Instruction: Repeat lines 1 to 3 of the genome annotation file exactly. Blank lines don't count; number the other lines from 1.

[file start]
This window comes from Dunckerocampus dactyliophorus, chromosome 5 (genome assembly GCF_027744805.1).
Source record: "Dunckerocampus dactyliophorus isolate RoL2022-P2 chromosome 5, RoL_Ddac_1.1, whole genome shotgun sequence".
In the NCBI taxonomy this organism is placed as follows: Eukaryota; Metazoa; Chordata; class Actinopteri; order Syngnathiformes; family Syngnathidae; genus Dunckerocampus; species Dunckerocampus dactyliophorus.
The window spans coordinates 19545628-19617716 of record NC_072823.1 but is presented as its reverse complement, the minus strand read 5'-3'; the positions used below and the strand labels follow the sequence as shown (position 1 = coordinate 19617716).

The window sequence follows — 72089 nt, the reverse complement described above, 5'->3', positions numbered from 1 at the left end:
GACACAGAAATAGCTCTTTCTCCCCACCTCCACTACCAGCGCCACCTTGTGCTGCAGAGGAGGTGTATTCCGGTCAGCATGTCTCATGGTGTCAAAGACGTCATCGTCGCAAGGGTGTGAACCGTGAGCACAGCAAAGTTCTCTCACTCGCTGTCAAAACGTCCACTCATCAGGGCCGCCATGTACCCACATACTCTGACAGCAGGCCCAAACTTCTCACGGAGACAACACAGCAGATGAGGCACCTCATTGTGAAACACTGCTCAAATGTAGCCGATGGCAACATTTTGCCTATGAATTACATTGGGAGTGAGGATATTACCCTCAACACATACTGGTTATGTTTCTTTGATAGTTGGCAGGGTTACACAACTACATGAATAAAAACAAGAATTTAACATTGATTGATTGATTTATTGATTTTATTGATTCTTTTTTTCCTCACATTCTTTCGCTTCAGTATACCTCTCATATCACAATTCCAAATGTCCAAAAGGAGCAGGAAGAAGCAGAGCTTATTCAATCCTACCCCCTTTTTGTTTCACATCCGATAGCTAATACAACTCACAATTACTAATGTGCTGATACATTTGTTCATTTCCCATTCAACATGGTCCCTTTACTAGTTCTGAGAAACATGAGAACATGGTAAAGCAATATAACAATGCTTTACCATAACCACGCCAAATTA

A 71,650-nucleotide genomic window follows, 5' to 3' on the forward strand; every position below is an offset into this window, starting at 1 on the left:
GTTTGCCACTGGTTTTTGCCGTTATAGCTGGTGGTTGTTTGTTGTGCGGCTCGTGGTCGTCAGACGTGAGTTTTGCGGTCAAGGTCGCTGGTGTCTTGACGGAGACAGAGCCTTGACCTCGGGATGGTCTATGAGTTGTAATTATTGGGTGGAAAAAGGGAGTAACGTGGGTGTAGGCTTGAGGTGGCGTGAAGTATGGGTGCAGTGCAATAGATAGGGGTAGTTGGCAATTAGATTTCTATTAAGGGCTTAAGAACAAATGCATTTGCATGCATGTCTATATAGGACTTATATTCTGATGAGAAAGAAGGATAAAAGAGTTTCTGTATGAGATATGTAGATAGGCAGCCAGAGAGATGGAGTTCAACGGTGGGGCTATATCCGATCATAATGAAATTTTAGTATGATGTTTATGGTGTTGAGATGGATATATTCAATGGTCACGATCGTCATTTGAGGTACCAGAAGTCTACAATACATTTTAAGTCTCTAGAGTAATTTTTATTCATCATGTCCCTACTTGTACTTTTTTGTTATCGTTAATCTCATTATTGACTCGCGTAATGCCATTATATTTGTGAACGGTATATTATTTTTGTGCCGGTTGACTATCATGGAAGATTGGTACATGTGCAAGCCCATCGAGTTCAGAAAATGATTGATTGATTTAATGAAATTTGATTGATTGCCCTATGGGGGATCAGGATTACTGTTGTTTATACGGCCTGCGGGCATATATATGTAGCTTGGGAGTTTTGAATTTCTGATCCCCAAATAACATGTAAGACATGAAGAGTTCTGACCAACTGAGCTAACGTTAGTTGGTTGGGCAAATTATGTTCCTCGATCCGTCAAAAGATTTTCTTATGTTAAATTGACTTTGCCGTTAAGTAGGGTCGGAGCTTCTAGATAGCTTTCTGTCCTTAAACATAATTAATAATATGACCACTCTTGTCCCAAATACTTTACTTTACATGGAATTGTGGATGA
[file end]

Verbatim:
This window comes from Dunckerocampus dactyliophorus, chromosome 5 (genome assembly GCF_027744805.1).
Source record: "Dunckerocampus dactyliophorus isolate RoL2022-P2 chromosome 5, RoL_Ddac_1.1, whole genome shotgun sequence".
In the NCBI taxonomy this organism is placed as follows: Eukaryota; Metazoa; Chordata; class Actinopteri; order Syngnathiformes; family Syngnathidae; genus Dunckerocampus; species Dunckerocampus dactyliophorus.